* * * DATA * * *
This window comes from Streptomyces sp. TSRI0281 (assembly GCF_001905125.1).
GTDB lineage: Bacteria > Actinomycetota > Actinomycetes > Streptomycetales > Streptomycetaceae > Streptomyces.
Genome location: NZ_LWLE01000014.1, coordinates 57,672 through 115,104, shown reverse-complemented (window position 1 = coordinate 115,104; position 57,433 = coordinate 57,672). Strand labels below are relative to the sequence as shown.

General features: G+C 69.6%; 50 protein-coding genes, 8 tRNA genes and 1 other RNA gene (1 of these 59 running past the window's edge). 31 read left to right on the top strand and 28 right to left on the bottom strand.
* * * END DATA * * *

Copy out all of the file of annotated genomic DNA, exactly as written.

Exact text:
This window comes from Streptomyces sp. TSRI0281 (assembly GCF_001905125.1).
GTDB lineage: Bacteria > Actinomycetota > Actinomycetes > Streptomycetales > Streptomycetaceae > Streptomyces.
Genome location: NZ_LWLE01000014.1, coordinates 57,672 through 115,104, shown reverse-complemented (window position 1 = coordinate 115,104; position 57,433 = coordinate 57,672). Strand labels below are relative to the sequence as shown.

General features: G+C 69.6%; 50 protein-coding genes, 8 tRNA genes and 1 other RNA gene (1 of these 59 running past the window's edge). 31 read left to right on the top strand and 28 right to left on the bottom strand.